The Pennsylvania Public School Employees' Retirement System, Harrisburg, has received a great deal of attention of late because of the recent discovery that a return they published was overstated. The result has been embarrassment to many parties, unexpected contribution increases and a federal investigation.
Last December, the $64.2 billion pension system reported a net annualized return of 6.38% for the nine years ended June 30, which was slightly above its actuarial-based objective of 6.36%. Though PennPSERS' return was reportedly audited by two independent parties, it was recently determined that the true return was 6.34%. While a 4-basis-point error might not usually seem material, a swing from outperformance to underperformance typically is, and it necessitated a change in contribution rates.
This revelation no doubt got the attention of other pension funds. No one wants to learn that a reported return, especially one that is a key determinant in defining contribution rates, was overstated. That said, there are lessons to be learned:
There are three major contributors to calculating returns: valuations, cash flows and what formulas are used.
Valuations can be tricky when they involve less-liquid assets or complex instruments. While certain assets, such as publicly traded stocks, can normally be priced daily, many others are valued monthly or, in some cases, quarterly. Funds need to ensure they have appropriate policies, procedures and controls in place to have confidence that the most accurate valuations are done.
The timing and size of cash flows can have an impact on the resulting return. In the case of pension funds, these flows, both in and out of the fund, are typically both regular and relatively stable. These flows, like the rest of the portfolio, will be impacted by what is going on in the market. Though it is common for funds to treat all flows as either start- or end-of-day events, we have found that the ideal default is for inflows to be treated as start-of-day events and outflows as end-of-day events. Over the past five or 10 years, we have seen more and more institutions and software vendors adopting this approach. The mistreatment of a cash flow can have an impact on the resulting return.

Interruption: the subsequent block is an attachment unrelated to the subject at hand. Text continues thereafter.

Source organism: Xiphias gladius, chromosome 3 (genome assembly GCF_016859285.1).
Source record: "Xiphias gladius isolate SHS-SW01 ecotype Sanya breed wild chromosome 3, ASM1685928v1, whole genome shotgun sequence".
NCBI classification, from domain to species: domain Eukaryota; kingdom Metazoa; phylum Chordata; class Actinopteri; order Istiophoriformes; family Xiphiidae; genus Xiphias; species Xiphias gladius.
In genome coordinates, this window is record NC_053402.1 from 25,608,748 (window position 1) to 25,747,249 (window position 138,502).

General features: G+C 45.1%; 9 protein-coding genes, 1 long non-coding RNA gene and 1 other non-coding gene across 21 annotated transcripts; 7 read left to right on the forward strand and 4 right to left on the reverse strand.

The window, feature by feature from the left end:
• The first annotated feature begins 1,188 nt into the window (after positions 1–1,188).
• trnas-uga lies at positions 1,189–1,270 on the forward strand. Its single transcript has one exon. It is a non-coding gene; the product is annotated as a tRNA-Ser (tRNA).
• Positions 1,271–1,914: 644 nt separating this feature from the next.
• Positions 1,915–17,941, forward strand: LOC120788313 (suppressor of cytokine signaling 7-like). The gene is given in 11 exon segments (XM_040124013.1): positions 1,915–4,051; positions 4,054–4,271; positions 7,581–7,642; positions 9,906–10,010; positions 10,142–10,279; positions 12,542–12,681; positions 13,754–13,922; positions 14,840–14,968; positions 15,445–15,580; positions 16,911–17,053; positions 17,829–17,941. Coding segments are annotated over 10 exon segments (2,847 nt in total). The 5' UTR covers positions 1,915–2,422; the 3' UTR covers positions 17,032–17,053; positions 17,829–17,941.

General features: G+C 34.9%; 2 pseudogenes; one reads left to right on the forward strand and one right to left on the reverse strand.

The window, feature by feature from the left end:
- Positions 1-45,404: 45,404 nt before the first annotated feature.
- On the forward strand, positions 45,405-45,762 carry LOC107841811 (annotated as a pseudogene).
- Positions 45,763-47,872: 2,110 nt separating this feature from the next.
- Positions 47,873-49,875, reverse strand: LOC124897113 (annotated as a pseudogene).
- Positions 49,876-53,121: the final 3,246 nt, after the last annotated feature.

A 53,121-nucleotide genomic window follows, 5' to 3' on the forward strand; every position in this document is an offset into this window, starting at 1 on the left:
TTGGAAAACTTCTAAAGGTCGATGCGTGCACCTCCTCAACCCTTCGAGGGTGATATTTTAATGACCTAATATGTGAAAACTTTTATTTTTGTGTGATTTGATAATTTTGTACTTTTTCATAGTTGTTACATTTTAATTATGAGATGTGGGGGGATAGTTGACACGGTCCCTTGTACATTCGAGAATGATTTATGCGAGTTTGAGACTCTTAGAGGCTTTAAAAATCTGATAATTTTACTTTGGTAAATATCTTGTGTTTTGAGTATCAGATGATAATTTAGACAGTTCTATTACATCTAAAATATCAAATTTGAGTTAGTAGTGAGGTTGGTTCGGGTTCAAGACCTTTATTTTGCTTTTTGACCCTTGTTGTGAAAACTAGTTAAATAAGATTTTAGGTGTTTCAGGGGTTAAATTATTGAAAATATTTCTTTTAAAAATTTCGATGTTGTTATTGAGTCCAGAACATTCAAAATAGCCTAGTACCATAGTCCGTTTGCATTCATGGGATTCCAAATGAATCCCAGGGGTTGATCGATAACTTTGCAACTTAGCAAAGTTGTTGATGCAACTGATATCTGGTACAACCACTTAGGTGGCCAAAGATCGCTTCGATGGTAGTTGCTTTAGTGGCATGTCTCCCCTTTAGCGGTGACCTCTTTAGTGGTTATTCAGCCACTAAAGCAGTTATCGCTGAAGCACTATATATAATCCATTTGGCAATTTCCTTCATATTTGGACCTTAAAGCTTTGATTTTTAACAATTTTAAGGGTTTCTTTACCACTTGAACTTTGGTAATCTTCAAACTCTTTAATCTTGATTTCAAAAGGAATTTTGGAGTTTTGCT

As for the calculation, we want to ensure it's both the right return method and that it is done in a proper fashion. There are broadly two approaches to calculating returns: time- and money-weighting. They serve different purposes, and it's important to understand their respective assumptions.
Time-weighting reduces or eliminates the effect of cash flows, which is important when evaluating the performance of managers that do not control the timing or size of the cash flows. The return tells us how the manager performed, taking the client's cash flows off the table.
Money-weighting takes flows into consideration, and is appropriate to evaluate the performance of managers that control the size and timing of cash flows (e.g., private equity managers). It answers the question, "How did the manager (that does control cash flows) perform?" Money-weighted returns are also appropriate to evaluate the fund itself, and answers the question, "How did the fund perform, taking cash flows into consideration?"